Tax Court Rules that Bruins’ Pregame Meals are Fully Tax Deductible
posted Jul 17, 2017 by Harold Shapiro, CPA in the Global Tax Blog
The Boston Bruins hockey team can load up on fully tax-deductible pregame meals thanks to a recent tax court ruling! Pregame meals for players and personnel at away games now qualify as de minimis fringe benefits and are, therefore, not subject to the 50% limitation under code section 274(n). The case was brought to Court by Jeremy and Margaret Jacobs who own the Bruins through an S corporation.
More about Code section 274(n)
Code section 274(n) imposes a 50% limitation on the deduction for meal expenses unless an exception applies. One of these exceptions is that the 50% limitation does not apply if the benefit qualifies as a de minimis fringe benefit.
Qualifying as a de minimis fringe benefit
In order to meet this test, the code requires that access to the eating facility is available to each member of a group of employees, and no favors are given to highly compensated employees.
There are a number of tests to determine whether the meals are provided in a nondiscriminatory manner. Employee meals constitute a de minimis fringe benefit under code section 132(e) if:
- The eating facility is owned or leased by the employer;
- The facility is operated by the employer;
- The facility is located on or near the business premises of the employer;
- The meals furnished at the facility are provided during, or immediately before or after, the employee’s workday; and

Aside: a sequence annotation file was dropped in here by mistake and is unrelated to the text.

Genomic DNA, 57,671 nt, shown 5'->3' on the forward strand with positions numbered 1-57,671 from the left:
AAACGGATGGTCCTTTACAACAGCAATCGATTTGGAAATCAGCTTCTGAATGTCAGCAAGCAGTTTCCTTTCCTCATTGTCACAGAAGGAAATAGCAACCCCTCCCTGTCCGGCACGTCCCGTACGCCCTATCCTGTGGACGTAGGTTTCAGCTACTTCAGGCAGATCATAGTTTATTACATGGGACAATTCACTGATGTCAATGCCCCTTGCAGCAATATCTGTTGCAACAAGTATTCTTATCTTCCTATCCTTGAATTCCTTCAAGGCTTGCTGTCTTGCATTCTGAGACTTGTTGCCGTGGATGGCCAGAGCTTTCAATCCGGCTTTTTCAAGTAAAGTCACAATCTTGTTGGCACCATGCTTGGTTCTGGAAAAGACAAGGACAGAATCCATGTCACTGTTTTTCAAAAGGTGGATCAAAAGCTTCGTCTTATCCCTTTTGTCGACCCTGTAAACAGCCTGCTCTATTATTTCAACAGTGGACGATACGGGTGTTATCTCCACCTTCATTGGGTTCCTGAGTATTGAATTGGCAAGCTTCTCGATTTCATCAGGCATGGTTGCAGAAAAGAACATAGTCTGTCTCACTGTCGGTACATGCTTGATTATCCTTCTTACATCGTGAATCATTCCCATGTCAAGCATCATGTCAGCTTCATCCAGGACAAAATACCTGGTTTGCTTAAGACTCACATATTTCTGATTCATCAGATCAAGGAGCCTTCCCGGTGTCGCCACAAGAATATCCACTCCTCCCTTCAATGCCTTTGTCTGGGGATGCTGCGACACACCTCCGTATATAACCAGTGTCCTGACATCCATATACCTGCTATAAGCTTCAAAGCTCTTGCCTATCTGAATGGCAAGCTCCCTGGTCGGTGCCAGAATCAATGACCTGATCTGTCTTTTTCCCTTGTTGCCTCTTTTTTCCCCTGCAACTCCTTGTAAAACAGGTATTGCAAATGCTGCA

- The annual revenue derived from the facility normally equals or exceeds the operating costs of the facility.
Recent case with the Bruins
The NHL requires its teams to play half of their yearly games away from home and has detailed rules governing travel to those games, including a requirement that the teams must arrive the night before when traveling to a game’s location that would be a plane trip longer than 150 minutes. Unlike home game ticket sales, away game ticket sales are not the NHL team’s to keep and the players incur various penalties if they miss an away game.
In order to accommodate this schedule, the Bruins contract with hotels for lodging and food in away game locations. The hotels provide set up, pregame meals and snacks in banquet rooms and halls, and the food is made available to all traveling hockey employees.
Why the Bruins owners argued players’ meals should be fully deductible.....
- For every breakfast and lunch, travelling hockey employees were required to be present in the meal room.
- The meals did indeed provide the Bruins with a chance to conduct team business. Bruins players met with team coaches to discuss strategy and review game film. The public relations staff also attended breakfast where they met with players concerning anticipated media inquiries or interviews.
The court’s decision
Taking the above information into account, the Court determined that the Bruins met the de minimis fringe benefit tests and were not subject to the 50% limitation on the deduction for their away game meals.
The Bruins case is just one example but there may be other ways in which companies that require employees to stay at the same hotel and eat together for business can avoid the 50% meal limitation if they can meet the requirements for the de minimis fringe benefit.
Here’s an example. A group of employees from ABC Company are assigned to a project away from home. The company contracts with the hotel for the ABC employees assigned to the job to stay at the hotel and eat their meals together in the hotel restaurant or a separate room while business is discussed. By working with the hotel prior to the employee’s arrival, ABC Company may be able to meet the requirements for the de minimis fringe benefit and get fully deductible meals.
If your company requires employees to travel as a group and meet the conditions outlined above, you may be able to get fully deductible meals.
Have questions on fringe benefits or the 50% meal limitation? Reach out to our Tax Services Team.